Linux Commands

How to Find and Kill a Zombie Process on Linux

A zombie is a creature that was a human and died but somehow due to a virus or any reason it woke up again. It is already dead but is walking and moving. This is the concept of a zombie described in movies and novels. In the same way in Linux, a zombie process is a process that was removed from the system as “defunct” but still somehow runs in the system memory is called zombie process. Until a child process is eliminated from a process table, it turns into a zombie first.

A process in the terminated state is another name for it. It is cleaned from the memory using its parent process. When the parent process is not notified of the change, the child process becomes the zombie process and it does not get any signal of termination so that it can leave the memory. In Linux, whenever a process is removed from the memory, its parent process is informed about the removal. This process stays in the memory until it notifies its parent process.

This means that the dead process is not removed from the memory immediately and it continues in the system memory thus becoming a zombie process. To remove a zombie process, the parent process calls the wait() function. Once the wait() function is called into play, the zombie process is completely removed from the system.

Killing a Zombie Process

Before moving to kill the zombie process, we will first discuss the zombie process risks and the causes of the zombie process taking place. Also, we will learn more about the zombie process to make it easy to understand the killing process.

What is the Cause of the Zombie Process

There can be two major causes of the zombie process. The first one is the one in which the parent process is unable to call the wait() function when the child creation process is running which leads to ignoring the SIGCHLD. This may cause the zombie process. The second is the one in which the other application may affect the parent process execution due to bad coding or malicious content in it.

In other words, we can say that the zombie process is caused when the parent process ignores the child process state changes or it cannot check the state of the child process, when the child process ends the PCB is not cleared.

Does the Zombie Process Pose a Risk

The zombie process does not pose any risk, they just use some part of memory in the system. The process table is of small size but the id of the table where the zombie process is stored cannot be used until it is released by the zombie process. But in case there are a lot of zombie processes reserving the memory location and no memory space left for other processes to take place, it becomes difficult for other processes to run.

Finding a Zombie Process

Before killing the zombie process it is necessary to find them. To find the zombie process we will run the following command in the terminal:

linux@linux-VirtualBox:~$ ps aux | egrep "Z|defunct"

In the command above, “ps” stands for the process state it is used to view the state of the process that is running in the system along with the ps command. We passed the flag aux in which “a” indicates the details of all associated processes in the terminal, “u” indicates the processes that are in the user list and the “x” indicates the processes that are not executed from the terminal. In combination, we can say that it is used to print all of the running processes that are stored in the memory.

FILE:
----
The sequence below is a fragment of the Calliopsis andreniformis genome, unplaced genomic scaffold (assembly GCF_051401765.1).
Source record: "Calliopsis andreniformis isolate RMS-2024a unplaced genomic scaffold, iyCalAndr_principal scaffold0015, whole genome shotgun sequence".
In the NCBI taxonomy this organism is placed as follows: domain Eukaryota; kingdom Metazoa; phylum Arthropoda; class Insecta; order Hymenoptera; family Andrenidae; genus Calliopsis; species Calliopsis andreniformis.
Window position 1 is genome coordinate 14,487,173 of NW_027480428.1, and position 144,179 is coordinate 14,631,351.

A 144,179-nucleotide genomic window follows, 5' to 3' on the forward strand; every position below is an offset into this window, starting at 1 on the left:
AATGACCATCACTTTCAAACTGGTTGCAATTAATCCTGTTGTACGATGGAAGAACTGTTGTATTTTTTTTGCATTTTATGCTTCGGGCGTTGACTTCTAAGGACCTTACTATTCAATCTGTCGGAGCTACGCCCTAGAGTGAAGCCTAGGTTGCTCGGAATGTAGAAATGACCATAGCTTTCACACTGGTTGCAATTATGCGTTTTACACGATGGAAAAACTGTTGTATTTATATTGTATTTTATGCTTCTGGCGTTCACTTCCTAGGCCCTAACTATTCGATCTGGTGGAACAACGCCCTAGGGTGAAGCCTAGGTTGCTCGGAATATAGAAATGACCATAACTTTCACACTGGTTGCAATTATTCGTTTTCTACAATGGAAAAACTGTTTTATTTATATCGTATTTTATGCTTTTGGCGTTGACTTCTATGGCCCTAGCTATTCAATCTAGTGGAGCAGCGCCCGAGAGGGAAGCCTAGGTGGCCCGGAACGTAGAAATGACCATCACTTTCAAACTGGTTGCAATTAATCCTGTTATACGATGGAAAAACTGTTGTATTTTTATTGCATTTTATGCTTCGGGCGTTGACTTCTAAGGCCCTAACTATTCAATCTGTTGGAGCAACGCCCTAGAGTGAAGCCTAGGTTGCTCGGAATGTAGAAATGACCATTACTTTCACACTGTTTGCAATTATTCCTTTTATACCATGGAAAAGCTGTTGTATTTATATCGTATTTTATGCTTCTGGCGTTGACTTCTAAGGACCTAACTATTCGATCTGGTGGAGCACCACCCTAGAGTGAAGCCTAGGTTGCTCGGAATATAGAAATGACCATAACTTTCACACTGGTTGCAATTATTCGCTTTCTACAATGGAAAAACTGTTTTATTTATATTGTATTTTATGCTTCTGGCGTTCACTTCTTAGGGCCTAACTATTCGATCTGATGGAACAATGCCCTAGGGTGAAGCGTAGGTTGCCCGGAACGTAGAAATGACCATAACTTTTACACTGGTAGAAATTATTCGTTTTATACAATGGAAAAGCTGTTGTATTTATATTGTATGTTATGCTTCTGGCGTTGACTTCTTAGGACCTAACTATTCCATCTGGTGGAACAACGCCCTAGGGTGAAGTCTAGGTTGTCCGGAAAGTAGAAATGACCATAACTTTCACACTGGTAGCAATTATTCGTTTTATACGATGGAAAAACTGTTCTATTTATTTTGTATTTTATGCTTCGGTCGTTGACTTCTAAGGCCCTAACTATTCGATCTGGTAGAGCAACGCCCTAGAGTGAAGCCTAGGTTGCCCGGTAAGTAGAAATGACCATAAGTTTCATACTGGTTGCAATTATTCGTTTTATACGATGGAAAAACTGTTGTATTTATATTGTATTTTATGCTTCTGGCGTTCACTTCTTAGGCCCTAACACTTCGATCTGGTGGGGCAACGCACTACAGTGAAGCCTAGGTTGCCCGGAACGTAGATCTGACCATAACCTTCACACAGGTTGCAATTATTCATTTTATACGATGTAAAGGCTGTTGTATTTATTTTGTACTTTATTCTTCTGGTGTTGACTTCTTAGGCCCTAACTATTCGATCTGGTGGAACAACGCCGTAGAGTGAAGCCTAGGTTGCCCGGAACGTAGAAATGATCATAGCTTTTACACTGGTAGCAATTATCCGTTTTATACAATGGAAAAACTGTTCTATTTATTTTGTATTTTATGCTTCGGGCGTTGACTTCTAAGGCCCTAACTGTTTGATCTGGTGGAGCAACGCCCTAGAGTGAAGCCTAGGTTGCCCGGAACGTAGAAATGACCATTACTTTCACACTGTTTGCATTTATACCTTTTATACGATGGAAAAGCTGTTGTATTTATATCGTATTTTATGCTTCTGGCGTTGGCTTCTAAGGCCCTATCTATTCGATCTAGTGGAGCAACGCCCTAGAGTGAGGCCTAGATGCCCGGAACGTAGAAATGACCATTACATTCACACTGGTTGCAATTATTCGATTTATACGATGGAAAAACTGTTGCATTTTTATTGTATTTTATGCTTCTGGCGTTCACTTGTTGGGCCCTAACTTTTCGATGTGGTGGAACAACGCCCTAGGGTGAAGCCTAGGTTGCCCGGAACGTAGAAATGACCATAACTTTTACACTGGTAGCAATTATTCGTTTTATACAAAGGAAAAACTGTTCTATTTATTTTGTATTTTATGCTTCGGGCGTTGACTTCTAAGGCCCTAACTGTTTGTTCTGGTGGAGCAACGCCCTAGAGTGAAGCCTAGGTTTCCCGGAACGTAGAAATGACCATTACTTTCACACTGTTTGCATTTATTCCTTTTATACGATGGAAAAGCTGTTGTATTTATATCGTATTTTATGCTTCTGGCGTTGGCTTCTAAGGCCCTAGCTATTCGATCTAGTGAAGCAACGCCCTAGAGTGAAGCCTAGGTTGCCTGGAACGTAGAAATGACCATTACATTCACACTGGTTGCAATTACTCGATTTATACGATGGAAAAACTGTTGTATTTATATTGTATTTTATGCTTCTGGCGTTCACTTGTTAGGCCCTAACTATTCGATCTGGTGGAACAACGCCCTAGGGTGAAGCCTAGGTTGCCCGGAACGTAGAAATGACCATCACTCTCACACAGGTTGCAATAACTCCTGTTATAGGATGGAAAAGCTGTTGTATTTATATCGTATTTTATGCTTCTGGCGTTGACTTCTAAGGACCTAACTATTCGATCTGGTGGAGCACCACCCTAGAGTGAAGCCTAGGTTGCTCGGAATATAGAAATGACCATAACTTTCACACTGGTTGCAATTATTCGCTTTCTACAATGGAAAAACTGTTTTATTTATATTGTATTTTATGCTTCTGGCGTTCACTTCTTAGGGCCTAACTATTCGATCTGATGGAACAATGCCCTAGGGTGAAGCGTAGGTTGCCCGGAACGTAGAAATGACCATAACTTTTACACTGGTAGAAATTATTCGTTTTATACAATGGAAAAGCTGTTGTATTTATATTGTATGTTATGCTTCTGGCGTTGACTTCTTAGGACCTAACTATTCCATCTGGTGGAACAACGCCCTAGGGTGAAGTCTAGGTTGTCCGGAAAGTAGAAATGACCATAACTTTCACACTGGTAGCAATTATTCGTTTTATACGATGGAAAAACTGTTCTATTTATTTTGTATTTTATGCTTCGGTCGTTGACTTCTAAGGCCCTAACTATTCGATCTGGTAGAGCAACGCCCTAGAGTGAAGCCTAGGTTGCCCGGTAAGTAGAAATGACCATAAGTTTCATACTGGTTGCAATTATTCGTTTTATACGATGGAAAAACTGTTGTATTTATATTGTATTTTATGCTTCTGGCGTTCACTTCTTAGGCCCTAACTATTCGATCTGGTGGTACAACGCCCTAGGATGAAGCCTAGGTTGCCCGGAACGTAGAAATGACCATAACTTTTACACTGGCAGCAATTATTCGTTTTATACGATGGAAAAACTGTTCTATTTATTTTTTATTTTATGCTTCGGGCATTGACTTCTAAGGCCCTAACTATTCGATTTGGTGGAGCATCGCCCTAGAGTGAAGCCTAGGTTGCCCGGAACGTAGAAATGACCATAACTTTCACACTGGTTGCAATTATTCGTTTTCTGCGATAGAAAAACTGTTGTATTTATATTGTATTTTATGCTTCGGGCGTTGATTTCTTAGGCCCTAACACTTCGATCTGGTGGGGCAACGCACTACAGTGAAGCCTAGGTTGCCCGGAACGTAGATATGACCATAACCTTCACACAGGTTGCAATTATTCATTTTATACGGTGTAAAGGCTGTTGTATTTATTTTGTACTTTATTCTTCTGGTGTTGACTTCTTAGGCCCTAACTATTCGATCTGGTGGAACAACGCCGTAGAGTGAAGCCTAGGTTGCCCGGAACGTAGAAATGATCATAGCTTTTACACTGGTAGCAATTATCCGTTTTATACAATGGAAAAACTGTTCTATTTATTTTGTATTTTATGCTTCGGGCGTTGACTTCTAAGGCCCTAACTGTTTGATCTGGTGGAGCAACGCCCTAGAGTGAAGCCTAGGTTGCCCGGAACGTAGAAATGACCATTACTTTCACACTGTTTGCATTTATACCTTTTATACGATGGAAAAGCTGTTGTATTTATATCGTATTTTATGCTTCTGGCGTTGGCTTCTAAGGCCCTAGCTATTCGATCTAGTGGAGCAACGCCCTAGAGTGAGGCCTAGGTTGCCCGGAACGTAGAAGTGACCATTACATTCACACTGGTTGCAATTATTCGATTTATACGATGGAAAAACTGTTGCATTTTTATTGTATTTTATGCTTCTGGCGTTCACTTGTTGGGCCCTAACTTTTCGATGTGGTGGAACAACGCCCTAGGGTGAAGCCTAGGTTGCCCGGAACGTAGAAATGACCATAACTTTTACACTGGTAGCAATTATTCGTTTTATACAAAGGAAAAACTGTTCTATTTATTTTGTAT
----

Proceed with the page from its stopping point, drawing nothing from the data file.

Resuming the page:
The second option passed “egrep” is a processing tool that is used to fetch the expressions or patterns in a specified location. Lastly, we passed the “Z|defunct” keyword which denotes the zombie process that is to be fetched in the memory. When we execute the command, we will get the following output, which shows the zombie process in the system along with its “PID”.


linux      33819  0.0  0.0  18008   724 pts/0    S+   20:22   0:00 grep -E --color=auto Z|defunct

Zombie processes are already dead processes but the parent process is unable to read its status and cannot be released from memory. So, the dead process cannot be killed. We can only do for them to enable the parent process to read the child state so it can be executed and removed from the process table. For this, we will run the command mentioned below.

linux@linux-VirtualBox:~$ ps –o ppid= -p 33819

In the above command, we tried to get the parent id of the zombie process. After getting the parent id, we will run the following command to kill the zombie process by sending the SIGCHLD to the parent process which enables the parent process to read the child state:

linux@linux-VirtualBox:~$ kill –s SIGCHLD  Parent_PID

In the command above, we pass the signal to the parent id to kill the zombie process of the parent id passed to it. After the above command is executed, it will simply move to the next line without printing any output on the terminal in case no parent id exists. To check for the process whether the zombie process is killed or not, you can run the command that we already executed to find the zombie process.

Let us try another way to kill the zombie process which is done by killing the parent process itself. This is the more efficient way to kill the zombie process because it will completely remove the whole process and won’t allow the zombie to arise again. For that, we will run the below-shown command:

linux@linux-VirtualBox:~$ kill -9 Parent_PID

After running the above command, we allow the system to kill the parent process.


We have briefly discussed the zombie process and also the causes and the procedure to kill these processes. Before heading to our killing process, we tried to explain the reasons for their cause and also the ways to identify them using simple commands.

About the author

Kalsoom Bibi

Hello, I am a freelance writer and usually write for Linux and other technology related content